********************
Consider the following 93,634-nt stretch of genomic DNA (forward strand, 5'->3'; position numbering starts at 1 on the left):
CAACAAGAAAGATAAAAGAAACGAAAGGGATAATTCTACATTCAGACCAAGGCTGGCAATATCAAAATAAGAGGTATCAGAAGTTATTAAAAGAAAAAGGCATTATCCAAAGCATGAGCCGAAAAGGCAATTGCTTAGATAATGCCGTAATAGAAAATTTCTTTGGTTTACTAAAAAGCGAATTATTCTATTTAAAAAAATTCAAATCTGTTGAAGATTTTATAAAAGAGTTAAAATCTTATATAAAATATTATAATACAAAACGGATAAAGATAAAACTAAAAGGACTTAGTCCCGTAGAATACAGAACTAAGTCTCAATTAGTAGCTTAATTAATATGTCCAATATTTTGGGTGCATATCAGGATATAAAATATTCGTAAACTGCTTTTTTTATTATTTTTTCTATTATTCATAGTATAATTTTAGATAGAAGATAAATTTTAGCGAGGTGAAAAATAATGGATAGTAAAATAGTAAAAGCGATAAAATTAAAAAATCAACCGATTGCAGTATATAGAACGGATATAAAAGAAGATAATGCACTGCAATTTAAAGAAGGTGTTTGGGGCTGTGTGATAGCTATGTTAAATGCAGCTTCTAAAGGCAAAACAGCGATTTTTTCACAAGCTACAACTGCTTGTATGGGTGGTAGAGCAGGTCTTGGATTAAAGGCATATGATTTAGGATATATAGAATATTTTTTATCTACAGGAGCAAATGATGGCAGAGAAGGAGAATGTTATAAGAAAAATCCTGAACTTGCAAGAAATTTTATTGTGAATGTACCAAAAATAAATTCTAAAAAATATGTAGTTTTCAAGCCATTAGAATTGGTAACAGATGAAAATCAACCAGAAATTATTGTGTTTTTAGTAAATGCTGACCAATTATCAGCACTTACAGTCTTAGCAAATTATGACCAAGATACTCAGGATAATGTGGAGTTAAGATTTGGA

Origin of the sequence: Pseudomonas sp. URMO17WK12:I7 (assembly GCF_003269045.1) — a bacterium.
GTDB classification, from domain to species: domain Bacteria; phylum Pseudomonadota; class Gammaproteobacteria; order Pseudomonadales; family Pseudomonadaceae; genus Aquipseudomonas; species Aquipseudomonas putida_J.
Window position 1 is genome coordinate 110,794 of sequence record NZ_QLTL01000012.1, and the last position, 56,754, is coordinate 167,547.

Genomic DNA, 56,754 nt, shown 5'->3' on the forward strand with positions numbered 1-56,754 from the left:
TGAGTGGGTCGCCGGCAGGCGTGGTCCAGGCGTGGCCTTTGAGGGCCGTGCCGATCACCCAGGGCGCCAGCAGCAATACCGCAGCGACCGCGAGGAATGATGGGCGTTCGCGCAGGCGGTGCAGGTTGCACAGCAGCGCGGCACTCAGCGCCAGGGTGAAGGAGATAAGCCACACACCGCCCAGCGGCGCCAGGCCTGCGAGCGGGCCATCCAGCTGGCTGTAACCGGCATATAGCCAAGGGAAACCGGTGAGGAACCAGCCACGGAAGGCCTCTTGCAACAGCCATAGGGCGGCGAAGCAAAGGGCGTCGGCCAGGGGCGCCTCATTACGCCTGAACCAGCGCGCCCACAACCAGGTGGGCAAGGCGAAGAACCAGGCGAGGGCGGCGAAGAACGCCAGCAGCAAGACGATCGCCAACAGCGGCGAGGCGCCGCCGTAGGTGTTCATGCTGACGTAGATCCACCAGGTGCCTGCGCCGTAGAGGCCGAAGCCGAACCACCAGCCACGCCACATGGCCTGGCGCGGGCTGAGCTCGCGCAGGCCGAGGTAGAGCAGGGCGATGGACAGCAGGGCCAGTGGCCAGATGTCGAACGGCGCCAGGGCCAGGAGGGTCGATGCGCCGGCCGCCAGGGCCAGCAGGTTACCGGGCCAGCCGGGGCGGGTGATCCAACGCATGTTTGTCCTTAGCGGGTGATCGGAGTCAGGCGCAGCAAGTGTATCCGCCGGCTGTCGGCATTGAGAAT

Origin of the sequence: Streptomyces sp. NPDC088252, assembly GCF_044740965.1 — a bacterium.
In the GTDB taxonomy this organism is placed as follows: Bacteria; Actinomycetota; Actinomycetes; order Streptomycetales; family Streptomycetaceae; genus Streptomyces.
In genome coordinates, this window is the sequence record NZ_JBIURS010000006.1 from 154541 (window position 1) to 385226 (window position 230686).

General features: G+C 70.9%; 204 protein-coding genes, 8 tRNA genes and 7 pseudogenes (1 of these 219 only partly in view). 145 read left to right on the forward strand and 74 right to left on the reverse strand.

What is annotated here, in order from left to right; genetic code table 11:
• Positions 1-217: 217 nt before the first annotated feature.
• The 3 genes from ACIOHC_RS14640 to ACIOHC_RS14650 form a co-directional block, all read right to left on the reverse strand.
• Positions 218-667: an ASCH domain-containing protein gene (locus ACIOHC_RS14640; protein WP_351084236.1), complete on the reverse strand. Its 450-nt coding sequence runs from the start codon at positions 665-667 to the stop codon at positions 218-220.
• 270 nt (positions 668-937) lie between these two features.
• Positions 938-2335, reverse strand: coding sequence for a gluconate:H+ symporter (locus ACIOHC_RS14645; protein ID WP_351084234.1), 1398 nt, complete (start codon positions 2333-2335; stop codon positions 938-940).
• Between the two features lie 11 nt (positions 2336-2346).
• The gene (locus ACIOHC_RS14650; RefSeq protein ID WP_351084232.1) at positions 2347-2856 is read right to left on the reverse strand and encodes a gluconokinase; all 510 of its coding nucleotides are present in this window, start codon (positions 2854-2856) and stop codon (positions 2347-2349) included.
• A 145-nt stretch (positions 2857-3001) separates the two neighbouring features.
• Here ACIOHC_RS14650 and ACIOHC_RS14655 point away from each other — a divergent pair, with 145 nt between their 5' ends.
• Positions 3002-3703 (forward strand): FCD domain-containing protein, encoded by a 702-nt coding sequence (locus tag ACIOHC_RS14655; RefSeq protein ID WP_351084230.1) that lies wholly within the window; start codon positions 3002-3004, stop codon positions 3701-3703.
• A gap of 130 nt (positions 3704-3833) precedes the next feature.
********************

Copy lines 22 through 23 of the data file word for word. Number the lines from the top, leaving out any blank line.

• Positions 3002-3703 (forward strand): FCD domain-containing protein, encoded by a 702-nt coding sequence (locus tag ACIOHC_RS14655; RefSeq protein ID WP_351084230.1) that lies wholly within the window; start codon positions 3002-3004, stop codon positions 3701-3703.
• A gap of 130 nt (positions 3704-3833) precedes the next feature.